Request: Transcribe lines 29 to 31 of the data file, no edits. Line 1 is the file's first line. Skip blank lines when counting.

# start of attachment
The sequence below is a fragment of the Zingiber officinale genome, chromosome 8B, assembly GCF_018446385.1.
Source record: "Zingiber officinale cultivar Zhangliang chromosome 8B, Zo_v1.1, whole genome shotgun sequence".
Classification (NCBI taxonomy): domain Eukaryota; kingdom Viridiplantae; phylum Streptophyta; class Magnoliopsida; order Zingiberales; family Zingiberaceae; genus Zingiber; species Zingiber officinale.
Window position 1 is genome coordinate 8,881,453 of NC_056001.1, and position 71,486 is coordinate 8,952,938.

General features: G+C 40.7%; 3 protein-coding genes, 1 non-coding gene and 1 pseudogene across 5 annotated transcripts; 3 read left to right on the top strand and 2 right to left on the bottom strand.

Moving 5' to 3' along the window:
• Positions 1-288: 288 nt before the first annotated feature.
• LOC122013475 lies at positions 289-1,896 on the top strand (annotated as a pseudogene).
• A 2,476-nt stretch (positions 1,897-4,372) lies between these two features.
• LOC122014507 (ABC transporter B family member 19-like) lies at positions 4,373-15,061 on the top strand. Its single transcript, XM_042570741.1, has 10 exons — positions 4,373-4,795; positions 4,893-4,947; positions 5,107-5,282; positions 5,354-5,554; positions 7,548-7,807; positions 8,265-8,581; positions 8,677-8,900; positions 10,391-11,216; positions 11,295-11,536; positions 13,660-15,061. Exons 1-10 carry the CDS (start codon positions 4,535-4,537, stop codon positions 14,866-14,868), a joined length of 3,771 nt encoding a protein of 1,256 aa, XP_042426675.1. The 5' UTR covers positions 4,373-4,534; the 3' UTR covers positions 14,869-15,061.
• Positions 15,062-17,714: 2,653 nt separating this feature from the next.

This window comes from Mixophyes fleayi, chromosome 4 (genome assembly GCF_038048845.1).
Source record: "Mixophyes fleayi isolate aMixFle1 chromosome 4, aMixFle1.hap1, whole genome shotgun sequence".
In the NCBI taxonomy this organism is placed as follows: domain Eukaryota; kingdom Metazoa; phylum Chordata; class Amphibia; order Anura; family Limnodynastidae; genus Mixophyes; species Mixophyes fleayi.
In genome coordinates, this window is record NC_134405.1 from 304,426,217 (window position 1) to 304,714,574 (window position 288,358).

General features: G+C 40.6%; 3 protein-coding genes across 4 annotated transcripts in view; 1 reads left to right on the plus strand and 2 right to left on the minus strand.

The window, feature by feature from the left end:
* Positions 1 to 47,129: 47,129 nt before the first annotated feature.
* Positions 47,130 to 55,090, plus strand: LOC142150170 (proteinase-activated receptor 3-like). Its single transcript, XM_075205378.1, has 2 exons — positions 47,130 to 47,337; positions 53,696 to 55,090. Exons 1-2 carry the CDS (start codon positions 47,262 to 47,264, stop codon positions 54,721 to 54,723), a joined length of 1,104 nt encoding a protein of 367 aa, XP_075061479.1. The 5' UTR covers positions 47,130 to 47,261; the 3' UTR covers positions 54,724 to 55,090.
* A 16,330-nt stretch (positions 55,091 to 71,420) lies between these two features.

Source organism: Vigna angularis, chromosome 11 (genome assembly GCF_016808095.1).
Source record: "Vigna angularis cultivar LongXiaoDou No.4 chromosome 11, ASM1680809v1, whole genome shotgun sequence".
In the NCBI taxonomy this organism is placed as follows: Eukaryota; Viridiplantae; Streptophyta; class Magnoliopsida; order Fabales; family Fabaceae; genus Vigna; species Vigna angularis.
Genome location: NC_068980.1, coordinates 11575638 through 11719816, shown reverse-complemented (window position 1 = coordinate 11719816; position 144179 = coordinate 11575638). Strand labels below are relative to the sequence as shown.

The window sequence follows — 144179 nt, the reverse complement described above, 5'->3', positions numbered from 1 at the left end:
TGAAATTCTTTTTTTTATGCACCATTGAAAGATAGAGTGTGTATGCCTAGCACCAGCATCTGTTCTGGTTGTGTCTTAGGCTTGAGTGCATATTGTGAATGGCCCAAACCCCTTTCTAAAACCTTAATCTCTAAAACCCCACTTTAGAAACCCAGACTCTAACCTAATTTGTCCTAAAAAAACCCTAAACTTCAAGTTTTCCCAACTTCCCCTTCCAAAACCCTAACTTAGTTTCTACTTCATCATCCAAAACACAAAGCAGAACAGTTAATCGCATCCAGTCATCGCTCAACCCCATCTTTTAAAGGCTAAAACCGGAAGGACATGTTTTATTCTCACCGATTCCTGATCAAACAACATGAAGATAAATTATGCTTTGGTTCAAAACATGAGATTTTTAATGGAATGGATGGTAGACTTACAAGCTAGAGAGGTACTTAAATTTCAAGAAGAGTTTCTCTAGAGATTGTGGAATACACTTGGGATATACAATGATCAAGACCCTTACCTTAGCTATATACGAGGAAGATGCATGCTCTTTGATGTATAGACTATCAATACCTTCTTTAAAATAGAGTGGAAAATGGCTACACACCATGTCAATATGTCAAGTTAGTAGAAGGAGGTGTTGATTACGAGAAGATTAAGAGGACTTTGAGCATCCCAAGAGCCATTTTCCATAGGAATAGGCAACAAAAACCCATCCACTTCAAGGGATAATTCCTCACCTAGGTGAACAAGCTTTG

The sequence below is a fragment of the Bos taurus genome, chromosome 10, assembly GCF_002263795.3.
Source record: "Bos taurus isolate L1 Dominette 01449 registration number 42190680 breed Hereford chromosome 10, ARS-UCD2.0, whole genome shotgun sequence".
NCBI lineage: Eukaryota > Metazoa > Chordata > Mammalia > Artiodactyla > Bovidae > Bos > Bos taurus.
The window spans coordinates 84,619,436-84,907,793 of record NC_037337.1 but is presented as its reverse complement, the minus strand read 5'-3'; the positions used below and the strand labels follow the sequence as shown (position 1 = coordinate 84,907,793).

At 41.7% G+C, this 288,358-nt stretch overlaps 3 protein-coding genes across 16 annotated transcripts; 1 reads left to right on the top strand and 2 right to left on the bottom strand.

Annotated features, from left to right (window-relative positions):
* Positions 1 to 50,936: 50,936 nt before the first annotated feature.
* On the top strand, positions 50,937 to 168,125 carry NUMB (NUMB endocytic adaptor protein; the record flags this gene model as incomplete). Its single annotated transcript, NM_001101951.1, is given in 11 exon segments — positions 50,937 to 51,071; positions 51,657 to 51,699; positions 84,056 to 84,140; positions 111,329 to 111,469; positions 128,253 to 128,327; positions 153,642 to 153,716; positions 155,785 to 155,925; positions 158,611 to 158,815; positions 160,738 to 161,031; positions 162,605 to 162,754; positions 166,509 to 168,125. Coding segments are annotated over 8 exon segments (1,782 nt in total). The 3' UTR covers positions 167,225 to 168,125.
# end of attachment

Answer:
NCBI lineage: Eukaryota > Metazoa > Chordata > Mammalia > Artiodactyla > Bovidae > Bos > Bos taurus.
The window spans coordinates 84,619,436-84,907,793 of record NC_037337.1 but is presented as its reverse complement, the minus strand read 5'-3'; the positions used below and the strand labels follow the sequence as shown (position 1 = coordinate 84,907,793).

At 41.7% G+C, this 288,358-nt stretch overlaps 3 protein-coding genes across 16 annotated transcripts; 1 reads left to right on the top strand and 2 right to left on the bottom strand.